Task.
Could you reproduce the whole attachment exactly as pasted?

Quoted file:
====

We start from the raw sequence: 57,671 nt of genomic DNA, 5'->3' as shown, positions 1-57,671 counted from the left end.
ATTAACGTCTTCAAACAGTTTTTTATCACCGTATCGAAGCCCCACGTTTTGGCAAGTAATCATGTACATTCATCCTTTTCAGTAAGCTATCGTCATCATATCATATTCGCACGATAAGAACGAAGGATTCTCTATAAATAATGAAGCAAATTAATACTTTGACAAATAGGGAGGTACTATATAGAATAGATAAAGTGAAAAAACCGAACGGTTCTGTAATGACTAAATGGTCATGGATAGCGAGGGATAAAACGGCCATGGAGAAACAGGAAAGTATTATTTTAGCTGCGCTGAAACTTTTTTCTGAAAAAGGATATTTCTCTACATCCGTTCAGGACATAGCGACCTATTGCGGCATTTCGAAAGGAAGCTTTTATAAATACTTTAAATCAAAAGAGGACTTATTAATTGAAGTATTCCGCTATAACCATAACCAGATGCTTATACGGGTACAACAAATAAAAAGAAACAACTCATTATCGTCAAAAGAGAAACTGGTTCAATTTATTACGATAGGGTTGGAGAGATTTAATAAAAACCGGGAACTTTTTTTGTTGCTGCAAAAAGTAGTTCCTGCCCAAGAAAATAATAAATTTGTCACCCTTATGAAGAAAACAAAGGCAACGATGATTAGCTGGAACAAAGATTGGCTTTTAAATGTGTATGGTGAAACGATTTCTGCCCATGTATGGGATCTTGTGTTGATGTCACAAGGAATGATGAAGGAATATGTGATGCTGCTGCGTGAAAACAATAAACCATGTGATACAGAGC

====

We start from the raw sequence: 57,671 nt of genomic DNA, 5'->3' as shown, positions 1-57,671 counted from the left end.
ATTAACGTCTTCAAACAGTTTTTTATCACCGTATCGAAGCCCCACGTTTTGGCAAGTAATCATGTACATTCATCCTTTTCAGTAAGCTATCGTCATCATATCATATTCGCACGATAAGAACGAAGGATTCTCTATAAATAATGAAGCAAATTAATACTTTGACAAATAGGGAGGTACTATATAGAATAGATAAAGTGAAAAAACCGAACGGTTCTGTAATGACTAAATGGTCATGGATAGCGAGGGATAAAACGGCCATGGAGAAACAGGAAAGTATTATTTTAGCTGCGCTGAAACTTTTTTCTGAAAAAGGATATTTCTCTACATCCGTTCAGGACATAGCGACCTATTGCGGCATTTCGAAAGGAAGCTTTTATAAATACTTTAAATCAAAAGAGGACTTATTAATTGAAGTATTCCGCTATAACCATAACCAGATGCTTATACGGGTACAACAAATAAAAAGAAACAACTCATTATCGTCAAAAGAGAAACTGGTTCAATTTATTACGATAGGGTTGGAGAGATTTAATAAAAACCGGGAACTTTTTTTGTTGCTGCAAAAAGTAGTTCCTGCCCAAGAAAATAATAAATTTGTCACCCTTATGAAGAAAACAAAGGCAACGATGATTAGCTGGAACAAAGATTGGCTTTTAAATGTGTATGGTGAAACGATTTCTGCCCATGTATGGGATCTTGTGTTGATGTCACAAGGAATGATGAAGGAATATGTGATGCTGCTGCGTGAAAACAATAAACCATGTGATACAGAGC